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Department of Anesthesia, Critical Care and Pain Relief, Fortis Hospitals, Bengaluru, Karnataka, India

Correspondence Address:
Murali Chakravarthy
Department of Anesthesia, Critical Care and Pain Relief, Fortis Hospitals, Bannerughatta Road, Bengaluru - 560 076, Karnataka
India
Login to access the Email id

Source of Support: None, Conflict of Interest: None


DOI: 10.4103/0971-9784.197818

Rights and Permissions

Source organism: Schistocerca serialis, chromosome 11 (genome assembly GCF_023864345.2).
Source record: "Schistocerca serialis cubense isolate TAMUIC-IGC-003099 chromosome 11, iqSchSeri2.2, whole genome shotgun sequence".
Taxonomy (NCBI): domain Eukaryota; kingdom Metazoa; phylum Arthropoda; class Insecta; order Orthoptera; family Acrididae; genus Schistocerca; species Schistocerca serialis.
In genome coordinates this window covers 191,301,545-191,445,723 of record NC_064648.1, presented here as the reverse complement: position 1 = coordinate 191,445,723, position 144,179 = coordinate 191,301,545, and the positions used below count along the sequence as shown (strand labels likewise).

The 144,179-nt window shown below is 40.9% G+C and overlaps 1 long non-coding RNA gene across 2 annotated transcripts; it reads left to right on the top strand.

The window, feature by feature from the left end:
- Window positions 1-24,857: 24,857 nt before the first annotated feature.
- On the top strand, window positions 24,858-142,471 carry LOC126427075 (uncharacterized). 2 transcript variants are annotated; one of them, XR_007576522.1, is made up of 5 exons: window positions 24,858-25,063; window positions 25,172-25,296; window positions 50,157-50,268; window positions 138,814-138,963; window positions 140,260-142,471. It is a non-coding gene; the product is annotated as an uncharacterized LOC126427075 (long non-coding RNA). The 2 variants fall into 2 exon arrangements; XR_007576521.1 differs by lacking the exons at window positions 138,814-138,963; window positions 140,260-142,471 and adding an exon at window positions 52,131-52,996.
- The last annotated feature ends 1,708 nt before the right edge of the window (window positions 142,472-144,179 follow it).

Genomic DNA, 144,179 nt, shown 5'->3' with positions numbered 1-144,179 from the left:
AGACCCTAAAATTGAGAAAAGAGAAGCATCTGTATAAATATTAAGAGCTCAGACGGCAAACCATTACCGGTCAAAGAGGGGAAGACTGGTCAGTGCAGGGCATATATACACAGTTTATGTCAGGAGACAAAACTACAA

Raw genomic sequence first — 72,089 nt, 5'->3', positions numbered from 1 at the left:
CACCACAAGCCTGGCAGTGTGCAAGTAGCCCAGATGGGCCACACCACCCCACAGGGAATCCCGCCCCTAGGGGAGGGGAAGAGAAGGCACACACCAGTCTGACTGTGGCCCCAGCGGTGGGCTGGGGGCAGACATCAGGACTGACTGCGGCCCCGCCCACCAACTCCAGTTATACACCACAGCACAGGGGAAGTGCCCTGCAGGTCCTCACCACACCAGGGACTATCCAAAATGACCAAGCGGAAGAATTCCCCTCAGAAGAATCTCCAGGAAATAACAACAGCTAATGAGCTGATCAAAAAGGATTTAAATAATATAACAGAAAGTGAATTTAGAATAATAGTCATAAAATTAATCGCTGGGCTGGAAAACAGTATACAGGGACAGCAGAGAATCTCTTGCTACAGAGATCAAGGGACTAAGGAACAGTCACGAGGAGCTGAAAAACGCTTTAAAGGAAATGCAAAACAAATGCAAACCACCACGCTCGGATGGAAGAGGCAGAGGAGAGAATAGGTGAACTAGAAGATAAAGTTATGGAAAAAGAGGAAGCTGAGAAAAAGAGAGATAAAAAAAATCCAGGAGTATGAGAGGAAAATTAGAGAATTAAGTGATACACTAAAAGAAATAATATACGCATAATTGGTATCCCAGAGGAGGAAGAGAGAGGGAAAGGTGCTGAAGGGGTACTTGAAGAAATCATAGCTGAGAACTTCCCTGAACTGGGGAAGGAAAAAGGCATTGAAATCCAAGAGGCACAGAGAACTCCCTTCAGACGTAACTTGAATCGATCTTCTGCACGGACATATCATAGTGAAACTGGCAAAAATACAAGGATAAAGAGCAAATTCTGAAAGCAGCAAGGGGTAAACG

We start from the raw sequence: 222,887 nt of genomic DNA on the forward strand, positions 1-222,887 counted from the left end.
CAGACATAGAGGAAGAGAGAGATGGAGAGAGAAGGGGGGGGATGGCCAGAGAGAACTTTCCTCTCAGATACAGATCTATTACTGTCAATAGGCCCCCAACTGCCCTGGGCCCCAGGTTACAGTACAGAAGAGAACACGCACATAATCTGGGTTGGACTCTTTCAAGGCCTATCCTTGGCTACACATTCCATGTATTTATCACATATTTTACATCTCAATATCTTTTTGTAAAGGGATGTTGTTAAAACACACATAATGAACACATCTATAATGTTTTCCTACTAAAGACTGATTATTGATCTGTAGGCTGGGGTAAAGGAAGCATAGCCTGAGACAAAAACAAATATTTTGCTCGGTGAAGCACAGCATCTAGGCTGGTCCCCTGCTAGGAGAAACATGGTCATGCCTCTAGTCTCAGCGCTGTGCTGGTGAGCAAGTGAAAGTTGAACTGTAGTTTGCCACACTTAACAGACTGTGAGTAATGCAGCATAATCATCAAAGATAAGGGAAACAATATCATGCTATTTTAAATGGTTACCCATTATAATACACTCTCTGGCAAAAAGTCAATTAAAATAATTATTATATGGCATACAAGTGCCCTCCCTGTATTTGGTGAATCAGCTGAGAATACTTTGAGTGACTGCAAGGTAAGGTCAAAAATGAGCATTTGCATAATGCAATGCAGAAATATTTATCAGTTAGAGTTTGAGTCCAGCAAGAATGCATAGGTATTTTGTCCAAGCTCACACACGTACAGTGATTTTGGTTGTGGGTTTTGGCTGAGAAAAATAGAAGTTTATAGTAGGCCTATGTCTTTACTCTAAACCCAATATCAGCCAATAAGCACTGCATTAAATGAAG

Introduction: While off pump coronary artery bypass surgery is practiced with an intention to reduce the morbidity associated with cardiopulmonary bypass, the resultant 'hypercoagulability' needs to be addressed. Complications such as cavitary thrombus possibly due to the hyper coagulability after off pump coronary artery bypass surgery have been described. Many clinicians use higher doses of heparin - up to 5 mg/kg in order to thwart this fear. Overall, there appears to be no consensus on the dose of heparin in off pump coronary artery bypass surgeries. Aim of the Study: The aim of the study was understand the differences in outcome of such as transfusion requirement, myocardial ischemia, and morbidity when two different doses were used for systemic heparinization. Methods: Elective patients scheduled for off pump coronary artery bypass surgery were included. Ongoing anti platelet medication was not an exclusion criteria, however, anti platelet medications were ceased about a week prior to surgery when possible. Thoracic epidural anesthesia was administered as an adjunct in patients who qualified for it. By computer generated randomization chart, patients were chosen to receive either 2 or 3 mg/kg of intravenous unfractioned heparin to achieve systemic heparinization with activated clotting time targeted at >240 secs. Intraoperative blood loss, postoperative blood loss, myocardial ischemic episodes, requirement of intraaortic balloon counter pulsation and transfusion requirement were analyzed. Results: Sixty two patients participated in the study. There was one conversion to cardiopulmonary bypass. The groups had comparable ACT at baseline (138.8 vs. 146.64 seconds, P = 0.12); 3 mg/kg group had significantly higher values after heparin, as expected. But after reversal with protamine, ACT and need for additional protamine was similar among the groups. Intraoperative (685.56 ± 241.42 ml vs. 675.15 ± 251.86 ml, P = 0.82) and postoperative blood loss (1906.29 ± 611.87 ml vs 1793.65 ± 663.54 ml , p value 0.49) were similar among the groups [Table 4]. The incidence of ECG changes of ischemia, arrhythmias, conversion to CPB, or need for intra-aortic balloon counter pulsation were not different. Conclusions: Use of either 2 or 3 mg/kg heparin for systemic heparinization in patients undergoing OPCAB did not affect the outcome.